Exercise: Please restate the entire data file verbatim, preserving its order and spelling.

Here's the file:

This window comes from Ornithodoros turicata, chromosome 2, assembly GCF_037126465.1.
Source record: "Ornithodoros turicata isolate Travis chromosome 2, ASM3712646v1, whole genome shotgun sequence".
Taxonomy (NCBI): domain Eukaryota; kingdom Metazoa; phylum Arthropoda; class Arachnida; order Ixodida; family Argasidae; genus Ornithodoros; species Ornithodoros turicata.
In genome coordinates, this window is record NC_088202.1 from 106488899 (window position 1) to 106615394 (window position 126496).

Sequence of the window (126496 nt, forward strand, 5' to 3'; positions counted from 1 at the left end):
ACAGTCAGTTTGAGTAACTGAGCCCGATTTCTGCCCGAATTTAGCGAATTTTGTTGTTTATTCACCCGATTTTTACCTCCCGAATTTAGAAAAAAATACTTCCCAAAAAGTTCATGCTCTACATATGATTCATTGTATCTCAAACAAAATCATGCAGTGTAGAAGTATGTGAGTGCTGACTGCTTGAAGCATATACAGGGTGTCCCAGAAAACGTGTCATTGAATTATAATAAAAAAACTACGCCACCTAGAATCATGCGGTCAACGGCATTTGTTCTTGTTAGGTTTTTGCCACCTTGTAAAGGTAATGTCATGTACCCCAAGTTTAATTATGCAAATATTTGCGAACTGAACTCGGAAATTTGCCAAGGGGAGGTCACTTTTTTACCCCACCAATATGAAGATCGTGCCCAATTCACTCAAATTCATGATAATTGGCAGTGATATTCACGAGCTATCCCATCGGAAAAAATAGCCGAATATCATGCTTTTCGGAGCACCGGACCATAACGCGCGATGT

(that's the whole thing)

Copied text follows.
This window comes from Ornithodoros turicata, chromosome 2, assembly GCF_037126465.1.
Source record: "Ornithodoros turicata isolate Travis chromosome 2, ASM3712646v1, whole genome shotgun sequence".
Taxonomy (NCBI): domain Eukaryota; kingdom Metazoa; phylum Arthropoda; class Arachnida; order Ixodida; family Argasidae; genus Ornithodoros; species Ornithodoros turicata.
In genome coordinates, this window is record NC_088202.1 from 106488899 (window position 1) to 106615394 (window position 126496).

Sequence of the window (126496 nt, forward strand, 5' to 3'; positions counted from 1 at the left end):
ACAGTCAGTTTGAGTAACTGAGCCCGATTTCTGCCCGAATTTAGCGAATTTTGTTGTTTATTCACCCGATTTTTACCTCCCGAATTTAGAAAAAAATACTTCCCAAAAAGTTCATGCTCTACATATGATTCATTGTATCTCAAACAAAATCATGCAGTGTAGAAGTATGTGAGTGCTGACTGCTTGAAGCATATACAGGGTGTCCCAGAAAACGTGTCATTGAATTATAATAAAAAAACTACGCCACCTAGAATCATGCGGTCAACGGCATTTGTTCTTGTTAGGTTTTTGCCACCTTGTAAAGGTAATGTCATGTACCCCAAGTTTAATTATGCAAATATTTGCGAACTGAACTCGGAAATTTGCCAAGGGGAGGTCACTTTTTTACCCCACCAATATGAAGATCGTGCCCAATTCACTCAAATTCATGATAATTGGCAGTGATATTCACGAGCTATCCCATCGGAAAAAATAGCCGAATATCATGCTTTTCGGAGCACCGGACCATAACGCGCGATGT